NEW YORK -- The calendar said March. The intensity and atmosphere that filled Madison Square Garden suggested April or May.
It's been two years since the New York Rangers have been in the Stanley Cup playoffs, but a visit from the Montreal Canadiens gave them a sneak preview of what could soon be in store.
Ryan Callahan, Marian Gaborik and Brian Boyle scored 1:07 apart in the Rangers' highest-scoring first period in more than 11 years as New York held on for a key 6-3 victory over Montreal on a feisty Friday night.
The Rangers and Canadiens, fighting for playoff positioning in the Eastern Conference with three weeks left, staged a postseason-like show at the boisterous Garden that held large pockets of vocal, enthusiastic Montreal fans.
They were disappointed early and often as the Rangers took control. New York, in seventh place, moved within five points of sixth-place Montreal with 10 games left for both teams. More importantly, the Rangers are four points ahead of the Buffalo Sabres and Carolina Hurricanes.
"You can't rest for a second," Callahan said. "Our emphasis in here is to look ahead. This was an important game. We can't have a let up here. We have to keep going."
Henrik Lundqvist held off the Canadiens late and finished with 22 saves to reach 30 wins for the sixth straight season -- an NHL record from the start of a career. Lundqvist was bowled over by Benoit Pouliot with 3:39 left, taking a forearm to the head, but remained in and helped New York win for the fifth time in six games.
Lundqvist was left with a stiff neck that required lengthy treatment after the game.
"I haven't really seen the play or know what happened," Lundqvist said. "I was always clear, and we checked the X-rays and that was good."
It is unclear whether he will play Sunday at Pittsburgh.
"My goal is to be ready," he said.
On the opening faceoff, New York's Brandon Prust and Montreal's Travis Moen immediately dropped their gloves after a brief discussion and began throwing haymakers. That merely set the stage for the Rangers' five-goal first period.
"It wasn't in the script," Rangers coach John Tortorella said. "The building was alive. You could feel it. When you stepped on the ice, and the anthems ... Prust felt that was the right thing to do."
Artem Anisimov scored on a breakaway at 5:28, but Montreal tied it 1:43 later when defenseman P.K. Subban answered. After that, it was all New York.
Dan Girardi started the barrage with 9:35 left with a rebound goal. Callahan made it 3-1 with 2:51 remaining, Gaborik followed 32 seconds later, and Boyle closed the spurt with 1:44 to go, sending beleaguered goalie Carey Price to the bench after he faced only 12 shots.
Vaclav Prospal scored on the ensuing power play to make it 6-3 with 2:45 remaining.
The five goals in the first made it the Rangers' highest-scoring period since they netted six in the second on March 17, 2007, against Boston. New York hadn't scored as many as five in the first since notching six against the Los Angeles Kings on Dec. 15, 1999.
The Rangers managed to salvage one win in the season series with Montreal after dropping the first three and scoring a total of three goals in those losses.
"It was a big game for both teams," Canadiens captain Brian Gionta said. "That's why it's tough to take."
New York has found the home mojo it has been searching for all season. The Rangers have won three straight at the Garden by a combined score of 19-6, improving their home mark to 17-16-3.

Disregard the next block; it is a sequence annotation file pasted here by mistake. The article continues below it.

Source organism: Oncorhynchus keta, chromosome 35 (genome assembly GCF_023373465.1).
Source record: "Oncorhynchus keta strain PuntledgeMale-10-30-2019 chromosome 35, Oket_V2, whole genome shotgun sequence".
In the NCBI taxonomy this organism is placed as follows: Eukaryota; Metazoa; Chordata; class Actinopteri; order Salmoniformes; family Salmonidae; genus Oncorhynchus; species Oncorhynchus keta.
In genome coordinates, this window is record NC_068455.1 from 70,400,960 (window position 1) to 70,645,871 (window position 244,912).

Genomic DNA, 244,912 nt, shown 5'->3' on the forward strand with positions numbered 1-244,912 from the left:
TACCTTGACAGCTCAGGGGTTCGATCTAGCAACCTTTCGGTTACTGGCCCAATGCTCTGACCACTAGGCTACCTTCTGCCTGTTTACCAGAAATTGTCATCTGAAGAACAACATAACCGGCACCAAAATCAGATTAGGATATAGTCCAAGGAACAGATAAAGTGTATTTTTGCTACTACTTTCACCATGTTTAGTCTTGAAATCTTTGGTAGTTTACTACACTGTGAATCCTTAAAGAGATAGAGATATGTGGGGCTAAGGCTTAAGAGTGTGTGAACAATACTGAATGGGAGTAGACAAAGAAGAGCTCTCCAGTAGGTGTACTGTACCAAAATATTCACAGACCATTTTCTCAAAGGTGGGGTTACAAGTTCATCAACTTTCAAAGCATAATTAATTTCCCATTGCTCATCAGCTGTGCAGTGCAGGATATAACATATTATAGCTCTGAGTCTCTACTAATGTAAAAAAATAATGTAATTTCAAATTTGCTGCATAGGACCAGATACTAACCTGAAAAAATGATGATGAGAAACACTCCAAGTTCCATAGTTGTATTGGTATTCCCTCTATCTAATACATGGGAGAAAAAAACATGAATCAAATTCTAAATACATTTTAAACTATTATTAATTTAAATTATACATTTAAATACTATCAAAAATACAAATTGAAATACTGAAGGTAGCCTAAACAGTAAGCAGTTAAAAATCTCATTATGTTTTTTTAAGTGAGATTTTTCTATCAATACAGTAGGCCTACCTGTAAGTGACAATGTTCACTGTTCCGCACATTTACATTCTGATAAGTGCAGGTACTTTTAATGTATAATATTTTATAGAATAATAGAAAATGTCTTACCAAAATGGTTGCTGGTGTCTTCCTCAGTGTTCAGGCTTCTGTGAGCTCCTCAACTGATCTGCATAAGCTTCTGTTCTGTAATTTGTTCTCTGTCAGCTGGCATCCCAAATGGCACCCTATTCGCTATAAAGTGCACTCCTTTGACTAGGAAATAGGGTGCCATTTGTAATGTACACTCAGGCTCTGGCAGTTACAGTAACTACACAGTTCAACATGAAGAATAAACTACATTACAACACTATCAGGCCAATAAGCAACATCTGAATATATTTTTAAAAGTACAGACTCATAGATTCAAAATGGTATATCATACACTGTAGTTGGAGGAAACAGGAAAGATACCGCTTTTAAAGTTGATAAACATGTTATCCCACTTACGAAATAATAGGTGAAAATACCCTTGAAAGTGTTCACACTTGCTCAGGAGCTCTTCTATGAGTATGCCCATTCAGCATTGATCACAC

Former Rangers goalie Alex Auld gave the Canadiens a chance for a comeback, stopping 18-of-19 shots after replacing Price, who beat the Tampa Bay Lightning at home in a shootout on Thursday.
"You just go in and you want to try to stop the bleeding and see if you can change the momentum a little bit," Auld said. "We did a really good job in not getting down and not getting too discouraged."
The tide turned in the Rangers' favor on Callahan's flukey goal that made it 2-1. Callahan smacked the puck in front off of Gionta. The puck popped up in the air, struck Montreal defenseman James Wisniewski in the back and bounded over Price and just over the goal line. It landed on edge with just enough white ice showing for the goal to be confirmed by video replay.
Montreal chipped away on Wisniewski's fourth goal 4:13 into the second and Gionta's tip-in of a shot by Wisniewski during a power play 54 seconds into the third that made it 5-3.
"It's encouraging in a sense, but disappointing," Gionta said. "If we didn't fall asleep for three or four minutes in the first period, it would've been a close game."
The Rangers hadn't scored five goals in a period against the Canadiens since the second on Jan. 10, 1986. ... Left winger Sean Avery was scratched from the Rangers' lineup for the second time in three games. ... Montreal defenseman Hal Gill missed his second straight game due to illness. Forwards Tomas Plekanec and Jeff Halpern also sat out for the second night in a row because of injuries sustained this week.
Copyright by STATS LLC and The Associated Press
Arena: Madison Square Garden Location: New York, New York
Referees: Steve Kozari, Chris Lee Linesmen: Jean Morin, Tim Nowak
Attendance: 18,200 (101.1% full)
Team Stat Comparison
Power Play Goals
Power Play Opportunities
Shots on Goal
Artem Anisimov (17)
P.K. Subban (8)
Assists: Benoit Pouliot, David Desharnais
Dan Girardi (4)
Assists: Erik Christensen, Mats Zuccarello
Ryan Callahan (22)
Assists: Artem Anisimov, Brandon Dubinsky
Marian Gaborik (21)
Assists: Erik Christensen, Vinny Prospal
Brian Boyle (21)
Assists: Marc Staal, Brandon Prust
James Wisniewski (9)
Assists: Roman Hamrlik, Brian Gionta
Brian Gionta (26)
(Power Play) Assists: James Wisniewski, Mike Cammalleri
Vinny Prospal (5)
(Power Play) Assists: Dan Girardi, Marc Staal